Bologna university city
The University of Bologna was founded almost a thousand years ago, in the year 1088. The faculties of law, medicine, and natural sciences enjoy worldwide fame.
For centuries, the capital of the Emilia-Romagna region has been a draw for traders, students and tourists by having one of the largest and best-preserved medieval historical centres in Europe. Most of the buildings have an atmospheric pink-red colour.
Indulge yourself as a Catholic and/or religious art and architecture lover here. For the number of churches here is vast. One can even find seven churches behind one door.
Below the galleries, you’ll find plenty of terraces and shops.
Bologna is world-famous for its porticoes. In 2021, UNESCO recognised them as World Heritage Sites for their artistic and socio-cultural value.
With a total length of 62 kilometres (including 42 kilometres in the historic centre), Bologna’s porticoes, together with the ‘two towers’ Garisenda and Asinelli, symbolise the city.
The porticoes date back to medieval Bologna when the university began to attract students and academics from all over Italy and the world. This strong population growth made it necessary to create living space and space for businesses without using precious land.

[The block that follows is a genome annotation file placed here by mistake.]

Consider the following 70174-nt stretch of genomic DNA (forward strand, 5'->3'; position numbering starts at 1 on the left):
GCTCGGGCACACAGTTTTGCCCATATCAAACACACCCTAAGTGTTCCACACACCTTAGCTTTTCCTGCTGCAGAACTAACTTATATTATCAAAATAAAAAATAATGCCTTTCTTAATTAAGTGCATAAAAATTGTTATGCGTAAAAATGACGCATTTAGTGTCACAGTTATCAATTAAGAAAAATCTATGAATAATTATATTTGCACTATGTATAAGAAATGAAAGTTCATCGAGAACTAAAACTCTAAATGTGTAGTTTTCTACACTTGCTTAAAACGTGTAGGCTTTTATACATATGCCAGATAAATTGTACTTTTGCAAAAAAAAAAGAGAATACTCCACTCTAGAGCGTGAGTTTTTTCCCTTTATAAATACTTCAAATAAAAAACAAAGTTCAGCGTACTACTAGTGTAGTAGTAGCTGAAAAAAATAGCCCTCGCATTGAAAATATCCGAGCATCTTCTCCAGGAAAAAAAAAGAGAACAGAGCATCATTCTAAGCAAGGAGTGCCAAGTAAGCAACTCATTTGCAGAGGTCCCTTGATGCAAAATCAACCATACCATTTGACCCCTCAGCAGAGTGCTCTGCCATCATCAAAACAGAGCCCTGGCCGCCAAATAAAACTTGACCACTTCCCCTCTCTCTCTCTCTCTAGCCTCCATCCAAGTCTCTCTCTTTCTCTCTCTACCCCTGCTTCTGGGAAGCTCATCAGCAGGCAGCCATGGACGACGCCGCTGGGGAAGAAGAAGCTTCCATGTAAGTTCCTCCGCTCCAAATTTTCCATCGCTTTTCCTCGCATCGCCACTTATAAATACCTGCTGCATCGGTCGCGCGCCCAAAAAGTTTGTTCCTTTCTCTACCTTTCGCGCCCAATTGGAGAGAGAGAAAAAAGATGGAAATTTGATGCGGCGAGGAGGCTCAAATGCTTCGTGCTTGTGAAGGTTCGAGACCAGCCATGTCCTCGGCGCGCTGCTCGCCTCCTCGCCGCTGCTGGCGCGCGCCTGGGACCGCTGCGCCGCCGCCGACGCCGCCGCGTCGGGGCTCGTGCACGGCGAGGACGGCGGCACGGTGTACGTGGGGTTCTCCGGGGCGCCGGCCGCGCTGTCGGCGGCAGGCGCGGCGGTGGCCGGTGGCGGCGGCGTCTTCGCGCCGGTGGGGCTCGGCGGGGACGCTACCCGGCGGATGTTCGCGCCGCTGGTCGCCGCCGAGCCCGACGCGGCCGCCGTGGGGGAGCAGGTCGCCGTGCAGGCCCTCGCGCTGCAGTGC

Porches proved to be the ideal solution. Existing buildings were given an arcade, which at the same time provided shade and shelter from the weather. The portico of San Luca is a whopping 3.8 kilometres long.
The seven churches of Bologna
The Basilica of St Stefan is also known as the ‘seven churches complex’. It is one of the most intriguing places in Bologna. The complex consists of, you guessed it, seven churches built in different styles and periods.
According to tradition, St Petronius, the bishop of Bologna in the 5th century, built the basilica on a temple of the goddess Isis. The saint wanted a building reminiscent of Jerusalem’s Church of the Holy Sepulchre.
The different parts of the complex include:
- Church of St Stephen, from the 8th century, with a crypt;
- Church of the Holy Sepulchre, from the 5th century, according to tradition;
- Church of Saints Vitale and Agricola from the 4th century, rebuilt in the 12th century;
- Courtyard of Pilate (13th century);
- Church of the Trinity (13th century);
- Chapel of the Covenant (Cappella della Benda) dedicated to the strip of cloth the Virgin Mary wore around her head as a sign of mourning;
- Pilate’s courtyard a reminder of where Jesus was condemned; it leads to the Church of the Holy Sepulcher.
Admission is free.
Bologna has several medieval canals, which you can only see in a few places. One location is on ‘Via Piella 18‘, where you can look at the channel and the surrounding colourful houses through a window in the wall.
For those who think it’s a good idea to lock love and throw away the key to your heart, go to the other side of the canal, where you will find a fence with ‘love locks’.
Piazza Maggiore Bologna
Bologna’s main square is piazza Maggiore, with medieval buildings, the cathedral and the Neptune fountain.